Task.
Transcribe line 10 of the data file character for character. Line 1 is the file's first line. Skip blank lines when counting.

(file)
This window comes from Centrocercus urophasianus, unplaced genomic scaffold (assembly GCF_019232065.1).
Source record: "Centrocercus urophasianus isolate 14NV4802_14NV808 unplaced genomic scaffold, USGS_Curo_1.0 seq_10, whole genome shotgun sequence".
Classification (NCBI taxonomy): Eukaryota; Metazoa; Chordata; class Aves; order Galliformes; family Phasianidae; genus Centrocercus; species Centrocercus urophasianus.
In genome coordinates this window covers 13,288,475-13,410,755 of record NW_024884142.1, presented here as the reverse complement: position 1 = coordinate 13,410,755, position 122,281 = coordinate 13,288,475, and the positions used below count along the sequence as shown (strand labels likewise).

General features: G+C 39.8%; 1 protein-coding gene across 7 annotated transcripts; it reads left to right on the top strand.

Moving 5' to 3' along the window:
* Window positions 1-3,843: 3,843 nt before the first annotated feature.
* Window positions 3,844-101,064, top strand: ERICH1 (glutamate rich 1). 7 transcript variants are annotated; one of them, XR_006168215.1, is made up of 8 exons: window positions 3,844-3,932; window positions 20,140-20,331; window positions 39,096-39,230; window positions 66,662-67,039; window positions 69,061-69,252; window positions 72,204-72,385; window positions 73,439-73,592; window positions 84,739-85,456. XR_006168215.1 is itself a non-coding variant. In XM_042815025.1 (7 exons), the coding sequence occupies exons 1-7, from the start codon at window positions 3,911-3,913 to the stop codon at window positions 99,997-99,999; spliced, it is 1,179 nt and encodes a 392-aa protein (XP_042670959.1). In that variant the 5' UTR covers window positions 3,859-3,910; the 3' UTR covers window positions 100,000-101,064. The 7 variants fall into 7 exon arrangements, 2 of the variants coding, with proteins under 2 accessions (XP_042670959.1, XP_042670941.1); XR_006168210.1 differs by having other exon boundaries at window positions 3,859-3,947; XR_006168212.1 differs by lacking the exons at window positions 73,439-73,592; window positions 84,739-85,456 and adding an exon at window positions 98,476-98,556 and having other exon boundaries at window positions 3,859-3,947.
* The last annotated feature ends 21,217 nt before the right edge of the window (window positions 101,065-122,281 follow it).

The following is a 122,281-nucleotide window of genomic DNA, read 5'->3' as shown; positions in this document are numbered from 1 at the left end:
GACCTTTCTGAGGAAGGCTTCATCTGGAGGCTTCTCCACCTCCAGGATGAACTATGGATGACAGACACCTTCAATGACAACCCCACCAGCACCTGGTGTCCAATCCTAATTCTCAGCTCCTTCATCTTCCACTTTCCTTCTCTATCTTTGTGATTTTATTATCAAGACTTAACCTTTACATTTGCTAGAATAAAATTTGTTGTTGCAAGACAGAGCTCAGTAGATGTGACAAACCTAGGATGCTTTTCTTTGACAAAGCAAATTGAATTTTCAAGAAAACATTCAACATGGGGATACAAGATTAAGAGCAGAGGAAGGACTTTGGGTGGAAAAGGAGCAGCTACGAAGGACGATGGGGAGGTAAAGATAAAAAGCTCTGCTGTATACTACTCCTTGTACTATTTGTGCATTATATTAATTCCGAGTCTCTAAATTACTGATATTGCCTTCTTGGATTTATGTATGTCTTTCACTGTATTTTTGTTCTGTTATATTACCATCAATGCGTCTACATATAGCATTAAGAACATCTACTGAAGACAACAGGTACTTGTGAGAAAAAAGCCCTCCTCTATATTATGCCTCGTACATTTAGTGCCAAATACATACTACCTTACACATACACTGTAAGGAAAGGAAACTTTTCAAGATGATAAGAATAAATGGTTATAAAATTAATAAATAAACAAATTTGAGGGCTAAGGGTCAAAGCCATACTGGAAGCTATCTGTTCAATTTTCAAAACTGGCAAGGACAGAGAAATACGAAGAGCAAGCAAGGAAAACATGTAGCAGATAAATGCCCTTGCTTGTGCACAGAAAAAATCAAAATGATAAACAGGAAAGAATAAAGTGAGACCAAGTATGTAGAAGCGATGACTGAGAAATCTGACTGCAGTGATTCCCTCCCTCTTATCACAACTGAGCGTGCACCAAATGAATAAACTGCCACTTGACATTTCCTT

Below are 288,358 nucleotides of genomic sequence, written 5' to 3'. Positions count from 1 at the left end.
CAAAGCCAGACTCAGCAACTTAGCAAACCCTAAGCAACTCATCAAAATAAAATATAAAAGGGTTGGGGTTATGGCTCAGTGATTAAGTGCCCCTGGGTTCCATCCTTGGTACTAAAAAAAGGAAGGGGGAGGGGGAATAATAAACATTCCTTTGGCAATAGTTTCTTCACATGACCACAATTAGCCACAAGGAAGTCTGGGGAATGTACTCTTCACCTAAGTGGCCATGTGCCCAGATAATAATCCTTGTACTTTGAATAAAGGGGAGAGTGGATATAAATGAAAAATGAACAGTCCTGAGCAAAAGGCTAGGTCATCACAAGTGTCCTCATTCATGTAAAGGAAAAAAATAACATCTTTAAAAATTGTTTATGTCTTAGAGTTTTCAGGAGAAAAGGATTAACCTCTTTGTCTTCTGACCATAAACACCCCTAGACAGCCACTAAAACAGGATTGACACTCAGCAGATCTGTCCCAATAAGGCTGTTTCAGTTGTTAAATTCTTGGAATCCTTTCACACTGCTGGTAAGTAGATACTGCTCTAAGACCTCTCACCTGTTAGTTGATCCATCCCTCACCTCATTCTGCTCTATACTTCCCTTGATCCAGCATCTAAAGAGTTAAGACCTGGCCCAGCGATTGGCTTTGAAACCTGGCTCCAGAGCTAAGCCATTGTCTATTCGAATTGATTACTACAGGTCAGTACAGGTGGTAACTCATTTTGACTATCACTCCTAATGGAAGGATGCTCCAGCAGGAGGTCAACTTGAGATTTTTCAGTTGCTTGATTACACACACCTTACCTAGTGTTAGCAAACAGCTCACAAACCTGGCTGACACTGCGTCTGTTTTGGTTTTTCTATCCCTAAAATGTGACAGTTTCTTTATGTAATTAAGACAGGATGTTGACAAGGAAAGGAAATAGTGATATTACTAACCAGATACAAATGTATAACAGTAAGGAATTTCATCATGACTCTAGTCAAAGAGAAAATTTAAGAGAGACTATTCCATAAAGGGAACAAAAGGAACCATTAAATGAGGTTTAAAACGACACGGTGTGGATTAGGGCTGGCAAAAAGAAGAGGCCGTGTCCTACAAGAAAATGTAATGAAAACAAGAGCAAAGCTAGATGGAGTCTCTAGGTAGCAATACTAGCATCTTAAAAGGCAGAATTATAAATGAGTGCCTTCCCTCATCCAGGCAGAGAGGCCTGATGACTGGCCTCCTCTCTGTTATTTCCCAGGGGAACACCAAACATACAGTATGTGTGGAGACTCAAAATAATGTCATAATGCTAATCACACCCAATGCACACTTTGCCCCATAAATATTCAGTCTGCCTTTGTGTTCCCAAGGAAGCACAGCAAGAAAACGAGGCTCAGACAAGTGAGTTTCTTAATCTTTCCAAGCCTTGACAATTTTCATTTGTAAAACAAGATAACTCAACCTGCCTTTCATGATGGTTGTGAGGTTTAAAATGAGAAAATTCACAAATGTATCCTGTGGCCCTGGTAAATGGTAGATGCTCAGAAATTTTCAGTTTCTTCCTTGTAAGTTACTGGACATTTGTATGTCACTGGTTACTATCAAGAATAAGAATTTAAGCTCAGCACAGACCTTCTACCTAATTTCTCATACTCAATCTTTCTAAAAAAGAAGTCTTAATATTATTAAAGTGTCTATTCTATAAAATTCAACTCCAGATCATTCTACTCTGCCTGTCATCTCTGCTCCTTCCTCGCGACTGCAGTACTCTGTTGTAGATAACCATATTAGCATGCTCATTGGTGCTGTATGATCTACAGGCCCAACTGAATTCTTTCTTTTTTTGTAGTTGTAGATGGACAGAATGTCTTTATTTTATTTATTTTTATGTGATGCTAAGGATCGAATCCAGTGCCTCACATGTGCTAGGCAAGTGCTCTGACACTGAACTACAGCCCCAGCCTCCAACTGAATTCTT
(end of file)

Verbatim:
The following is a 122,281-nucleotide window of genomic DNA, read 5'->3' as shown; positions in this document are numbered from 1 at the left end: